Sea Ranch, CA
Turnbull Griffin Haesloop Architects
Steep cliffs, crashing waves, and wild natural beauty characterize the coastal enclave of The Sea Ranch, 90 miles north of San Francisco. Even in summer, rolling fog and mist are more likely than sun, and the chilly onshore wind is a predictable afternoon visitor. As a result, houses here tend to be contained boxes with large windows and cozy fireplaces. Life takes place inside after brisk walks along the cliff tops or sweater-clad investigations of the pocket beaches. In the open meadows nearest the sea, most outdoor spaces consist of either inward-looking courtyards, gardens carefully sheltered by house or fence, or decks that embrace the view but are fitted with high glass walls.
It comes as a surprise, then, that the carefully composed Evans House sits on the bluffs at Sea Ranch. This compound of three modest buildings—a living/dining-room building, a master-bedroom suite, and a garage/studio building—with outdoor spaces connecting them, defies the pattern here. An unenclosed deck, with a view of the adjacent coastal meadow and the Pacific horizon, lies at its center. Across the yard on the landward side, the one-car garage and tiny studio combine to make a third building that straddles the redwood fence hiding the house from the road.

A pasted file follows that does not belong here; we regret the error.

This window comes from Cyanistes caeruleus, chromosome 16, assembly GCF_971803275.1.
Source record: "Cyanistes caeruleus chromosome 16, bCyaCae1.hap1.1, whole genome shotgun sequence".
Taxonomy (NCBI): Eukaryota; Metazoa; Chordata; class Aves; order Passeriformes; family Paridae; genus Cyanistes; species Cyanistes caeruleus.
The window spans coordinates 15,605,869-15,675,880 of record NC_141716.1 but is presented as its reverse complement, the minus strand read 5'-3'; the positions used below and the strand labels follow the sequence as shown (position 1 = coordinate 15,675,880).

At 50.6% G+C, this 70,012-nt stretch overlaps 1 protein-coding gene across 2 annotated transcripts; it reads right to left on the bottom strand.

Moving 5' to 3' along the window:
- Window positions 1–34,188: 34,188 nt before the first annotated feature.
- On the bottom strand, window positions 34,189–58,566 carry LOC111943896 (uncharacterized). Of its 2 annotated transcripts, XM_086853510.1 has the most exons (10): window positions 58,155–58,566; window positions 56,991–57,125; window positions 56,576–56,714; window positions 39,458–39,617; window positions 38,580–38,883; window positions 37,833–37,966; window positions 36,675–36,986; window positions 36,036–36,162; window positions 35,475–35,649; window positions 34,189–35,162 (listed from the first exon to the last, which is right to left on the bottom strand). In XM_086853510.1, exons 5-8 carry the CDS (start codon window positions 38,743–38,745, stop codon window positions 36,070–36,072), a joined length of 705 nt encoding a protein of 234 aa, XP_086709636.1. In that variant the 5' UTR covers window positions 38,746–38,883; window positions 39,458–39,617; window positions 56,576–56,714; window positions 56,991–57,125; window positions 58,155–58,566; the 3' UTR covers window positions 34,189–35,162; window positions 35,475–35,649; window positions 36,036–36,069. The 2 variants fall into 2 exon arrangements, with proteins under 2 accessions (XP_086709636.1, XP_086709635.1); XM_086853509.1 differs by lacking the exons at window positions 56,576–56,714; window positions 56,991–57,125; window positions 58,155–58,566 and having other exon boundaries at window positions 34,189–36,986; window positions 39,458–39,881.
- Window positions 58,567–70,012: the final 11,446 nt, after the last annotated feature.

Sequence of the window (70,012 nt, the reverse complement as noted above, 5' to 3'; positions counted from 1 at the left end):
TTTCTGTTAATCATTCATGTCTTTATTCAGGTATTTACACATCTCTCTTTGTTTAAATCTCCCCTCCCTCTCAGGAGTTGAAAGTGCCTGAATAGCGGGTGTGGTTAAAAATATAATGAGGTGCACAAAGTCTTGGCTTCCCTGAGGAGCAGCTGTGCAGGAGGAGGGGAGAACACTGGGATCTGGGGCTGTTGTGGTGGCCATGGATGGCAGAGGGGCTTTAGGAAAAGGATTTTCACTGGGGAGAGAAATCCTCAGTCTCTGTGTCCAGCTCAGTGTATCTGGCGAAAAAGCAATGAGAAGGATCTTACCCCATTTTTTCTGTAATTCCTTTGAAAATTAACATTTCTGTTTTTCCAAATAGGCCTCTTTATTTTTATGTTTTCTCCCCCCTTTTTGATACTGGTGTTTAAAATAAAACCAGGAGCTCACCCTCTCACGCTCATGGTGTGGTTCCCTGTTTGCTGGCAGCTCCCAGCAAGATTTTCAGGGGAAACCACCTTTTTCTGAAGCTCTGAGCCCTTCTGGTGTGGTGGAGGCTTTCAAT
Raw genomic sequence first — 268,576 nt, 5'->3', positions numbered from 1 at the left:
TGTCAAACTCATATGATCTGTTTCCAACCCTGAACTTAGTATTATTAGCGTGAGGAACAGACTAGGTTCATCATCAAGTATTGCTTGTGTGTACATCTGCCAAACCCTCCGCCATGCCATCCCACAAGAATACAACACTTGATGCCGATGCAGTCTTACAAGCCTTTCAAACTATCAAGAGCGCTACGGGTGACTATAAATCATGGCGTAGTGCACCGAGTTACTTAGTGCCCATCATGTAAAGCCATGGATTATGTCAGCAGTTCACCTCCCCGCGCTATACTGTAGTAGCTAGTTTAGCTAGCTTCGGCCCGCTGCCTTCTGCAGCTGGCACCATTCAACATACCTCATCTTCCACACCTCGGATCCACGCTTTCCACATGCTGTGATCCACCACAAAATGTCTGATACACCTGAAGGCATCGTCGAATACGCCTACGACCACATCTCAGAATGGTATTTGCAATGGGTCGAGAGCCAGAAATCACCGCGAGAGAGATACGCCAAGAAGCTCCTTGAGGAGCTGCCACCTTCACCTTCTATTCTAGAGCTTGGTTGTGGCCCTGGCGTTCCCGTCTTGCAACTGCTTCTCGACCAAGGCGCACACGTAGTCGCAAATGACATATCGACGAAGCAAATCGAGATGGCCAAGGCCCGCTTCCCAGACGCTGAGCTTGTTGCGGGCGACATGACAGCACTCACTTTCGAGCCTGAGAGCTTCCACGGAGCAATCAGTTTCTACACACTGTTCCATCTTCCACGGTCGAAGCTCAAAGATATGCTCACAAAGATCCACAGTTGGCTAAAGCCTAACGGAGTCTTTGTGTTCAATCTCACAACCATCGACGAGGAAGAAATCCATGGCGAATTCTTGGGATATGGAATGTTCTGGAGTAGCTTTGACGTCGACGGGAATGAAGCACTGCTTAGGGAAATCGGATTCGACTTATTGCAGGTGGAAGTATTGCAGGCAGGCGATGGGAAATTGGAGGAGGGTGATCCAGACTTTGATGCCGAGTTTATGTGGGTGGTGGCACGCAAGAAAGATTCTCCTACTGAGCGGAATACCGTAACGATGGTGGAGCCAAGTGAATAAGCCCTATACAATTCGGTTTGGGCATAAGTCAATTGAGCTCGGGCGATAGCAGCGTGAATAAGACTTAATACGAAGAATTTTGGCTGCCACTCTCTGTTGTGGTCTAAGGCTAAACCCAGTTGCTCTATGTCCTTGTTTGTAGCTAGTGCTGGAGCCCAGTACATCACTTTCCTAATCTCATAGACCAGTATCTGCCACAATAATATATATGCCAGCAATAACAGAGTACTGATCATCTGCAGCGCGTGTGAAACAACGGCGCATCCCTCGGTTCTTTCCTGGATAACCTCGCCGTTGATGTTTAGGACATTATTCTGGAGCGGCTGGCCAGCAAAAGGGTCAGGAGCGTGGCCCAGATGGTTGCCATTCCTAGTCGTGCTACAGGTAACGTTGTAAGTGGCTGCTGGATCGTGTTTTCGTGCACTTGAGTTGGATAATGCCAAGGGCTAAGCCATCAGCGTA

The house’s focus around exposed outdoor space is not a result of naïveté about the conditions at Sea Ranch; in fact, quite the opposite. The architects, Turnbull Griffin Haesloop (TGH), are among those most familiar with the place. William Turnbull, who died in 1997, was the T in MLTW, the firm that in 1964 designed the progenitor of all Sea Ranch buildings, Sea Ranch Condominium 1. When MLTW dispersed, Turnbull stayed in San Francisco, and the firm now has dozens of Sea Ranch houses to its credit. “Our early buildings at The Sea Ranch were sealed like spaceships due to the wind and weather. “ says partner Mary Griffin, FAIA. “But we are now learning to compose buildings so that people can live outside.”
The slightly sloped site features a line of mature cypress trees along its eastern edge and, to the west, a dense thicket of native scrub planted by the neighbors to maintain privacy. “Our first instinct was to push the house as close to the cliff as the lot would allow,” partner Eric Haesloop, AIA, recalls. “But we quickly discovered that by setting the buildings back, views of the houses on either side could be minimized.”